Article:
So the President stands up there and for the first time presents tangible -- though unverifiable -- evidence that his illegal and immoral programs have borne fruit, and that this has allowed the government to foil terrorist plots in the making.
OK. It's nice to be treated like a thinking adult once in a while at least.
And I will say that the even though the President's case is relatively thin (of all the people captured, rendered, imprisoned, and virtually tortured, he only presented one chain of events to support his claims), it was still enough to give me pause for thought.
And here's what I think:
I am willing to concede that an illegal program of rendition, detention in foreign nations with dubious human rights records, and interrogation with techniques that skirt the meaning of the law has yielded results.
It may even be effective.
But that still doesn't make it right.
I understand perfectly that I may simply be wrong about the level of threat that we face in international terrorism. I've been wrong before, and I'll be wrong again. But here's the thing: if my government pursues policies that I believe are moral but that prove less effective and I die in a terrorist attack, I will at least die a free man. If my government pursues effective but immoral policies and I die of old age, I will have died in chains.
Therein lies the difference. My freedom, your freedom, our freedom is important enough to me that I will die for it. But what value is my life if I must sell myself into bondage in order to keep it?
We've been playing World of Warcraft now for about seven months. But I've only logged in myself for about 20 minutes over the last 5 weeks. I've been thinking about why.
I love games. I always have. Almost all kinds of games--consoles, hand-helds, computer, board, card; I'm willing to try anything. I particularly like games that foster cooperation, team-play, or just have interesting and unique mechanics. That's why I bought myself a DS (touchscreen in a handheld game system?) and am anxiously awaiting the launch of the Wii (nunchuck and remote?).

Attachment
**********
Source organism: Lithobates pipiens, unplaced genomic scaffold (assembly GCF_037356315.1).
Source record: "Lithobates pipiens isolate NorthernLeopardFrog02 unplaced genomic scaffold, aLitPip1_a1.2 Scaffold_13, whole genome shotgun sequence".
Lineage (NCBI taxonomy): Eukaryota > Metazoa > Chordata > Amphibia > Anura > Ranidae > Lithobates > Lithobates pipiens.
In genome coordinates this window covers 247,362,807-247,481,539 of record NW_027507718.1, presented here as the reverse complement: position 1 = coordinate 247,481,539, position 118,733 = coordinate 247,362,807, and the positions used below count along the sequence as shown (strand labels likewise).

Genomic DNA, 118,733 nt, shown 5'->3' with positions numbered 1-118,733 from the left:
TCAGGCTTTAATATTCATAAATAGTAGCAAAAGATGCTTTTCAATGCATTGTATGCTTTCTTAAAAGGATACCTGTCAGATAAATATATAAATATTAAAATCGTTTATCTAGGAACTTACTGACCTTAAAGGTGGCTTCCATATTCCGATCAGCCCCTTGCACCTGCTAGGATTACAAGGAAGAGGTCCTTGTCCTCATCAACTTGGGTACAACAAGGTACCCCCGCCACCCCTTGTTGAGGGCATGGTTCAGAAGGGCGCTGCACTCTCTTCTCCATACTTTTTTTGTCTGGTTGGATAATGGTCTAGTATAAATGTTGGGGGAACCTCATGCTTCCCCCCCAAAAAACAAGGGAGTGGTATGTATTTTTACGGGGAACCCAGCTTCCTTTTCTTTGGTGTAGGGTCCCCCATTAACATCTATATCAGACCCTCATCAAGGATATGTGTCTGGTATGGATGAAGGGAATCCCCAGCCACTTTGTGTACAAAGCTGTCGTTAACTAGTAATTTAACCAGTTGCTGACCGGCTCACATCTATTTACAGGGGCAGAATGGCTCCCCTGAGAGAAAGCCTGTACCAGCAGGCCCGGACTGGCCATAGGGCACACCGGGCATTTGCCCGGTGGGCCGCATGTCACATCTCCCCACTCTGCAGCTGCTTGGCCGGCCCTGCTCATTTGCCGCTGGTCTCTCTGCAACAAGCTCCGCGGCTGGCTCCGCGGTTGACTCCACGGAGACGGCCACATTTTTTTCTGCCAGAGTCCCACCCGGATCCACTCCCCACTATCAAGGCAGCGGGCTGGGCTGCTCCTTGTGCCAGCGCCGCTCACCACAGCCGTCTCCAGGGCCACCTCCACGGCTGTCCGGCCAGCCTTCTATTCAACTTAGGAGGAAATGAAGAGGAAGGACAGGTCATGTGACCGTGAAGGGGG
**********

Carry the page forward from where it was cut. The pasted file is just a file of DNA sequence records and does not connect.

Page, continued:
WoW offered a really different take on MMORPGs, and while I was hesitant at first to get started--my family had a really difficult time when we were all heavily involved in EverCrack--I eventually gave in because it offered the bonus of getting an iMac Dual Core when they hit the streets.
And we all played, heavily.
First my youngest son cut back his time. Z. is pretty social, but he seems to prefer face-to-face. He'd schlepp the Xbox over to his friend's house just so they could play over a link cable.
Next it was my wife. M.'s multiple sclerosis really hits her available energy hard. It's best described as "starting the day with your gas tank at 30%"--it's not that you can't do anything, it's that you have to pick and choose what to spend your available energy on wisely. Between her job at the vet clinic and just home life, gaming became such a low priority that she basically stopped altogether.
Then at the end of July I had a week-long business trip. I had just made level 50 a few days before. I parked my character in an inn, fully intending to spend the accumulated rest experience to ramp up to 52 in short order.
Only, I didn't.
At first it was the DS. I was having a lot of fun with Metroid Prime: Hunters and Advance Wars DS, and those were eating my time. Then I was fiddling with my new Newton(s).
I took yesterday off from work so I could have a 4-day weekend, and I sat down to play for the first time since the trip. And as I was looking over my quest list while grinding in Un'Goro Crater, I realized why I wasn't getting into it.
What made WoW unique to me was that the quest system drove a story, but did it in a way that kept you exploring and engaged. hat was most unique was that the vast majority of this content could be enjoyed solo.
Now, I'm a pretty intense gamer in general, but when it comes to MMORPGs I would be considered a casual gamer. I don't dedicate entire weekends to raiding. I don't play PvP. I don't fiddle for hours looking for that perfect combination of equipment. I play, I enjoy, and when it's time for bed I hearthstone home and turn it off--no matter what I was in the middle of doing.
The problem now as I reach the upper bounds of power in the game is that its solo nature is disappearing. In a full list of 20 quests at level 51, I have a grand total of three that can be done solo. The rest are instance or dungeon quests that require at least a small team to accomplish.
I'm in a guild. I have a couple of real-life friends on the server I play on, and I joined a guild with them. They're all very friendly and always willing to help if I ask. But I rarely ask. And I find myself hesitant to ask now. Because that's not why I was playing this game. This is odd because in another setting it's that kind of cooperative play that I would really find intriguing.
So as I sit here right now writing this--one kid over a this friend's house, the other asleep after a late-night raid I let him stay up to participate in, and my wife at work--I have the perfect time to play WoW and I just don't want to any more.
What I really want to do is dust off some of the German boardgames I've been buying and not playing for the last couple of years. There's a boardgaming club in San Antonio. Maybe I'll join them and play World of Warcraft: The Boardgame.
First post from my eMate 300. I just couldn't resist this when I found it at the Goodwill Computer Thrift store. (I love that place--a veritable cornucopia of obsolete equipment.) $35 including the power supply. Since I already figured out how to get my Newton MP2100 rigged as a blog editor, getting this running was a piece of cake.
Now my wife says I can't buy anything else for awhile.
I'm such a geek.